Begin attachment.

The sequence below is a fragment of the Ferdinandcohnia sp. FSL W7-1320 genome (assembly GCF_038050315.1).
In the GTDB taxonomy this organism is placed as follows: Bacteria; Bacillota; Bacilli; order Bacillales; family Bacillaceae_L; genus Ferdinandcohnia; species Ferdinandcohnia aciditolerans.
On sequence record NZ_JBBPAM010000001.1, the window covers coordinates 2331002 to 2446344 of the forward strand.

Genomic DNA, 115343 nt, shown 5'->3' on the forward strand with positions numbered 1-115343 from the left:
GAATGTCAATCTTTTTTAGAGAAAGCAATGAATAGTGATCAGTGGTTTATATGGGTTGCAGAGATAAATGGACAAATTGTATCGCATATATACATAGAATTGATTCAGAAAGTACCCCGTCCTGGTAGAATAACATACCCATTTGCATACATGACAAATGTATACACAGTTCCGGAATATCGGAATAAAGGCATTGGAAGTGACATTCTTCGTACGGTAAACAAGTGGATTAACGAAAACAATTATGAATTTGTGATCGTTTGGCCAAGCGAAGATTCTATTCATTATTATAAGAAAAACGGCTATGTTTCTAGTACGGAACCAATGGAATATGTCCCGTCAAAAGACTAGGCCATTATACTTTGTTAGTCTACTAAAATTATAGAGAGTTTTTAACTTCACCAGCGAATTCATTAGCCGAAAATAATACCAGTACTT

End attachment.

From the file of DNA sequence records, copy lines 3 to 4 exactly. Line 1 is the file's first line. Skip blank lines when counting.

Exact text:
On sequence record NZ_JBBPAM010000001.1, the window covers coordinates 2331002 to 2446344 of the forward strand.

Genomic DNA, 115343 nt, shown 5'->3' on the forward strand with positions numbered 1-115343 from the left: